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The Groundling's Guide

June 26, 2008|David Ng

In the Elizabethan era, groundlings paid a penny to occupy a patch of dirt in open-air theaters to see plays such as Shakespeare's. Though many aspects of the experience haven't changed, we do have to contend with parking, helicopter noise and other modern annoyances.

TO RESERVE OR NOT TO RESERVE, THAT IS THE QUESTION

Many theater companies allow you to make reservations, even if tickets are free. It's a good idea to secure your spot in advance, especially if you're going in a group, because seats can fill quickly. Performances tend to get more crowded toward the end of the season, so you should consider reserving a spot if you plan to attend in August or September.

'TIS BITTER COLD

(EVEN IN SUMMER)

No matter how hot it gets during the day, evenings can often get quite cool, so be sure to bring a jacket and even a blanket. Bug spray is a must, especially if the performances are in a park and you're sitting on the ground. A flashlight may help you navigate to your car.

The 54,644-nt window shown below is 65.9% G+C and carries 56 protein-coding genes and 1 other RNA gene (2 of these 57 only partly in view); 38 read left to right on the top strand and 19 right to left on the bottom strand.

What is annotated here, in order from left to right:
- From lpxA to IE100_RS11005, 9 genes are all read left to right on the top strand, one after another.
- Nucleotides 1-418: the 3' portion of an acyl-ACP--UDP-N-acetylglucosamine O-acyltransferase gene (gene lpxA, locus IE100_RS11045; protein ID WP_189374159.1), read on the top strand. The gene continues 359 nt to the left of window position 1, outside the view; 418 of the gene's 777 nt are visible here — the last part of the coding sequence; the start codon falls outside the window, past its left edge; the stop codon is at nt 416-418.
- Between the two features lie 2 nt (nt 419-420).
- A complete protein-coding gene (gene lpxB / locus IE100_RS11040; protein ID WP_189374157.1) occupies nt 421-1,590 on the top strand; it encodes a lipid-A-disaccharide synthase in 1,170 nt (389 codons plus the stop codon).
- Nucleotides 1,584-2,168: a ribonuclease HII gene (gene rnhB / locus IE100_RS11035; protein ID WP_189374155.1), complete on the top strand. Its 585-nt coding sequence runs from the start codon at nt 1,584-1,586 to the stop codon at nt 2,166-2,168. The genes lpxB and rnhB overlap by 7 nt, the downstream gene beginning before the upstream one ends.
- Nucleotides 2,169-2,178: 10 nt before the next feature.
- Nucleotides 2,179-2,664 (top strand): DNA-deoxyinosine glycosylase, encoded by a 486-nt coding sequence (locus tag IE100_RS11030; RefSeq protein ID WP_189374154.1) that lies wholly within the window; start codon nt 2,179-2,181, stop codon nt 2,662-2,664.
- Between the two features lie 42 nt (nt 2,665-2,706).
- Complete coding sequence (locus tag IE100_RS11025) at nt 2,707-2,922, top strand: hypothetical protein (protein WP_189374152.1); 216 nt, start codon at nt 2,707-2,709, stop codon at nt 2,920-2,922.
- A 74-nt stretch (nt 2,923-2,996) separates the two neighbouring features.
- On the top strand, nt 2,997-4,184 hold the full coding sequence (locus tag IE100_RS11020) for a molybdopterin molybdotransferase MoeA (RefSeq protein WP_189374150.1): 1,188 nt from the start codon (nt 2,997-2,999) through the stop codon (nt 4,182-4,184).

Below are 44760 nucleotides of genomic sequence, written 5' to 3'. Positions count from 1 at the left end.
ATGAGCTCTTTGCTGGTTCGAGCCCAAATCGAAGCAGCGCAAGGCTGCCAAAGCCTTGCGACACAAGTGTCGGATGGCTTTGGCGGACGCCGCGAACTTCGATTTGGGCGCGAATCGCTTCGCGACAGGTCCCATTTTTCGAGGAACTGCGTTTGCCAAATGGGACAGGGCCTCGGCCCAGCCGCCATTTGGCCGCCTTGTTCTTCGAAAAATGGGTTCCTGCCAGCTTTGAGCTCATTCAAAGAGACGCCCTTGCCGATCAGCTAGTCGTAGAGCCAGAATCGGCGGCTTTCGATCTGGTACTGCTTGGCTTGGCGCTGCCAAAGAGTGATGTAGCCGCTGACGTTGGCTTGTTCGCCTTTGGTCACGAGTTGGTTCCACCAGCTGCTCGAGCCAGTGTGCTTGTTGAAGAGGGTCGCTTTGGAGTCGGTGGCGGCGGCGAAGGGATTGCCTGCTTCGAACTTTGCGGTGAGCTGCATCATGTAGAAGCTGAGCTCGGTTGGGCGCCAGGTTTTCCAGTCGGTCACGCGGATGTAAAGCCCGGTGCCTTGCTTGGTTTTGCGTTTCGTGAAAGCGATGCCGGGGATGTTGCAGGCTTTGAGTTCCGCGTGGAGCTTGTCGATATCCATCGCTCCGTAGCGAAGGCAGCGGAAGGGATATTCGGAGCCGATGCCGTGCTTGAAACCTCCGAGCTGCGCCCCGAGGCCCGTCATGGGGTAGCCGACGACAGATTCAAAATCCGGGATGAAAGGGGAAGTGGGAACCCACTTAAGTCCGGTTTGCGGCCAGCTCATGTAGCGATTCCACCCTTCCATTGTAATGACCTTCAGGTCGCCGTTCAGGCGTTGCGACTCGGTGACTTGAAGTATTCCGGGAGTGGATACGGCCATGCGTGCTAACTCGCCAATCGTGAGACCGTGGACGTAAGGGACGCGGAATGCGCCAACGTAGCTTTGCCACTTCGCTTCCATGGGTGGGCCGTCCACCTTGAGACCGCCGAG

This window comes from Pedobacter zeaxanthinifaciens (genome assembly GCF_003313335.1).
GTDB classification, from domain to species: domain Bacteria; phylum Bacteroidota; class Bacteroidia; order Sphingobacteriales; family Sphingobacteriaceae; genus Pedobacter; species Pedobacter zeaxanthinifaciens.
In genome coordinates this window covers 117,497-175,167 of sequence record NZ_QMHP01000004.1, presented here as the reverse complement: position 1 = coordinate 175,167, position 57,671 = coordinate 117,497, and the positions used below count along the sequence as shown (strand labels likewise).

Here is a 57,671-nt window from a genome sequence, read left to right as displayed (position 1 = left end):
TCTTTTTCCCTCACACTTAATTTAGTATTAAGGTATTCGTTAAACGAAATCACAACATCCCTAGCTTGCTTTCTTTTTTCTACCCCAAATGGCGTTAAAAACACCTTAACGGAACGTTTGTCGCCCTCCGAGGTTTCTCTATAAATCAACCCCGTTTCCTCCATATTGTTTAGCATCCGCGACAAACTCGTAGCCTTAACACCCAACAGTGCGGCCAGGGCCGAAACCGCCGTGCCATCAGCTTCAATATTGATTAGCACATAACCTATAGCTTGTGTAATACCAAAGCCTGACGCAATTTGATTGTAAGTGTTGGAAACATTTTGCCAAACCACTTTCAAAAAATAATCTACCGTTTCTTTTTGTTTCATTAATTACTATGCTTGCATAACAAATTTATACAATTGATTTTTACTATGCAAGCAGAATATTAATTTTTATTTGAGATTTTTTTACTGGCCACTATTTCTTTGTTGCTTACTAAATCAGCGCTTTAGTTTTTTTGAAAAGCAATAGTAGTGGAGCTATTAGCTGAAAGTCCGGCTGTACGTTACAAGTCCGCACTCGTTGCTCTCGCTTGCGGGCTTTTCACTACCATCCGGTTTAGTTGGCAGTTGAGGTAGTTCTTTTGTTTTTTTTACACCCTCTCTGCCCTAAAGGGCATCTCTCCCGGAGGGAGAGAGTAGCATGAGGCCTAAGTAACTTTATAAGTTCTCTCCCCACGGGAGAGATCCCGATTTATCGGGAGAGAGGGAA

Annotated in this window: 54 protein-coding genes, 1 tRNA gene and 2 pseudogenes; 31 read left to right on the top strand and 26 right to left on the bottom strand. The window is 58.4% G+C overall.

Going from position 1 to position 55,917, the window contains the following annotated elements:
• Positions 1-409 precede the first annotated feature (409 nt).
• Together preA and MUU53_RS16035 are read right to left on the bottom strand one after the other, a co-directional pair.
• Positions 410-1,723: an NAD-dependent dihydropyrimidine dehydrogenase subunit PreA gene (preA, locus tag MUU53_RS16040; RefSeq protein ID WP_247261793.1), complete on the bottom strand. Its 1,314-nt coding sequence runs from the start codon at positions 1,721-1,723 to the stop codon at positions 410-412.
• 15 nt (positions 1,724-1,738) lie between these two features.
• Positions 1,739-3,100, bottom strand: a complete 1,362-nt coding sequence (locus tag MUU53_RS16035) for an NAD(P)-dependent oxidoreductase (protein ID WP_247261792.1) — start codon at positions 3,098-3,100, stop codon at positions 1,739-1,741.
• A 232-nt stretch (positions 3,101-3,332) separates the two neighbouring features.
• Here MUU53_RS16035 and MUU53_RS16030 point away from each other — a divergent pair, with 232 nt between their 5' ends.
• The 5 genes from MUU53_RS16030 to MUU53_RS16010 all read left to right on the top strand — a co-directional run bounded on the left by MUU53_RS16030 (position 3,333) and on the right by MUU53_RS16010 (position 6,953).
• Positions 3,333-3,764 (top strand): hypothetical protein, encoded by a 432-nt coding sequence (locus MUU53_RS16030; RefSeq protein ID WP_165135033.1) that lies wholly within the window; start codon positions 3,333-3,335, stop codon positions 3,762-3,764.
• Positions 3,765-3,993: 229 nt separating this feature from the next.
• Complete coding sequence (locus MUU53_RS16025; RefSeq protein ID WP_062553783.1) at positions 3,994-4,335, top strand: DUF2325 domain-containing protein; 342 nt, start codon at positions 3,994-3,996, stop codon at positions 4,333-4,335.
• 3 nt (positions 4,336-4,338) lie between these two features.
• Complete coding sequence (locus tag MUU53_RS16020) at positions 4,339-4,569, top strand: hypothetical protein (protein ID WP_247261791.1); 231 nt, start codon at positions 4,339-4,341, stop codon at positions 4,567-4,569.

MY KINGDOM FOR A HORSE

Parking is free in most public parks, but spaces can fill quickly. Plan to arrive early. Take the train if you can. Barnsdall Park (where the Independent Shakespeare Co. performs) is near the Metro Red Line stop at Vermont and Sunset. The Cathedral of Our Lady of the Angels (where Shakespeare Festival / LA performs) is a short walk from the Civic Center station.

A KING OF INFINITE SPACE

Some companies provide chairs; others leave it to you to furnish your own. Folding chairs make your evening more comfortable. If you prefer to sit on the ground, a picnic blanket is a must -- these are public parks, people.

IF MUSIC BE THE FOOD

OF LOVE, PLAY ON

Food and beverages are welcome at most venues, but call ahead. Glass containers are discouraged because they can break. Beware: You could get a ticket for consuming alcohol in city parks.

THE REST IS (NOT) SILENCE

Anything can happen in the theater, and that's doubly true for outdoor performances. Helicopter traffic is a constant fact of life in Barnsdall Park because of its proximity to Childrens Hospital Los Angeles. Other parks have idiosyncrasies, whether it's ambient traffic or noisy panhandlers. Don't fight it; accept it as part of the experience.

WORDS, WORDS, WORDS

No one ever said understanding Shakespeare was easy, and it never hurts to read the plays beforehand. As a general rule, the comedies are easier to grasp than the histories. A drama like "Henry IV, I and II" involves as many as 20 characters and requires some knowledge of the Plantagenet lineage. Not that that isn't common knowledge, but, you know, it wouldn't hurt to refresh your memory.

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-- David.Ng@latimes.com

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